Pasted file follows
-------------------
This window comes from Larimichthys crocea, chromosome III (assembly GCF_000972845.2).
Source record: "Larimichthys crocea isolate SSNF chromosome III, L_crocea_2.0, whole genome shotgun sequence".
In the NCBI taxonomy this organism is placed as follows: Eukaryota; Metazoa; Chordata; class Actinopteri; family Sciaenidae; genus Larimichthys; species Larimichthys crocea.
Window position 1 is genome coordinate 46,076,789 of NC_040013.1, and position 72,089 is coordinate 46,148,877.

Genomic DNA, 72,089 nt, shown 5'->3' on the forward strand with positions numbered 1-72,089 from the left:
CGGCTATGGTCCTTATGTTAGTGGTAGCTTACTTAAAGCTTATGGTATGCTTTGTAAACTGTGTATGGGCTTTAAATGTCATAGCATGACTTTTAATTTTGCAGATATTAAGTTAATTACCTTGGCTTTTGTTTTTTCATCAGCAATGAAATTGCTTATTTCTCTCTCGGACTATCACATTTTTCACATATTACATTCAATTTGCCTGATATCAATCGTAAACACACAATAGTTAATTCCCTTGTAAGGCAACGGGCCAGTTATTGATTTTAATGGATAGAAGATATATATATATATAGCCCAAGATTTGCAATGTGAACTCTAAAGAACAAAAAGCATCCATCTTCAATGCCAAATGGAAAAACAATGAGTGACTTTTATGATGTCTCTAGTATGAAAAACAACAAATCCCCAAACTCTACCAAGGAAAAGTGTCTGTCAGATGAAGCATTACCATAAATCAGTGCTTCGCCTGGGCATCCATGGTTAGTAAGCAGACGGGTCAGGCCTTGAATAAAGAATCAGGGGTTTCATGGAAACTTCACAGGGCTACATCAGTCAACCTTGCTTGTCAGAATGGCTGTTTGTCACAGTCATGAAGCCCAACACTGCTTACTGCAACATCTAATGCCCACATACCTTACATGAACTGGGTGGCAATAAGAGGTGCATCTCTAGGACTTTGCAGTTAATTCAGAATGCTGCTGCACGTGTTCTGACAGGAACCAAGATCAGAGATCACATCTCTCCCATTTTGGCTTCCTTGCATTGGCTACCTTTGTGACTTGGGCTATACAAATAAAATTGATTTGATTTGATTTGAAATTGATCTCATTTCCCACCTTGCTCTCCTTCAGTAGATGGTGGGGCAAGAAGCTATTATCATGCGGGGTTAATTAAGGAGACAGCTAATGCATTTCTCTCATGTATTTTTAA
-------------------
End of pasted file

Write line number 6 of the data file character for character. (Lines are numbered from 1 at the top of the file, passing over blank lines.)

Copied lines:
CGGCTATGGTCCTTATGTTAGTGGTAGCTTACTTAAAGCTTATGGTATGCTTTGTAAACTGTGTATGGGCTTTAAATGTCATAGCATGACTTTTAATTTTGCAGATATTAAGTTAATTACCTTGGCTTTTGTTTTTTCATCAGCAATGAAATTGCTTATTTCTCTCTCGGACTATCACATTTTTCACATATTACATTCAATTTGCCTGATATCAATCGTAAACACACAATAGTTAATTCCCTTGTAAGGCAACGGGCCAGTTATTGATTTTAATGGATAGAAGATATATATATATATAGCCCAAGATTTGCAATGTGAACTCTAAAGAACAAAAAGCATCCATCTTCAATGCCAAATGGAAAAACAATGAGTGACTTTTATGATGTCTCTAGTATGAAAAACAACAAATCCCCAAACTCTACCAAGGAAAAGTGTCTGTCAGATGAAGCATTACCATAAATCAGTGCTTCGCCTGGGCATCCATGGTTAGTAAGCAGACGGGTCAGGCCTTGAATAAAGAATCAGGGGTTTCATGGAAACTTCACAGGGCTACATCAGTCAACCTTGCTTGTCAGAATGGCTGTTTGTCACAGTCATGAAGCCCAACACTGCTTACTGCAACATCTAATGCCCACATACCTTACATGAACTGGGTGGCAATAAGAGGTGCATCTCTAGGACTTTGCAGTTAATTCAGAATGCTGCTGCACGTGTTCTGACAGGAACCAAGATCAGAGATCACATCTCTCCCATTTTGGCTTCCTTGCATTGGCTACCTTTGTGACTTGGGCTATACAAATAAAATTGATTTGATTTGATTTGAAATTGATCTCATTTCCCACCTTGCTCTCCTTCAGTAGATGGTGGGGCAAGAAGCTATTATCATGCGGGGTTAATTAAGGAGACAGCTAATGCATTTCTCTCATGTATTTTTAA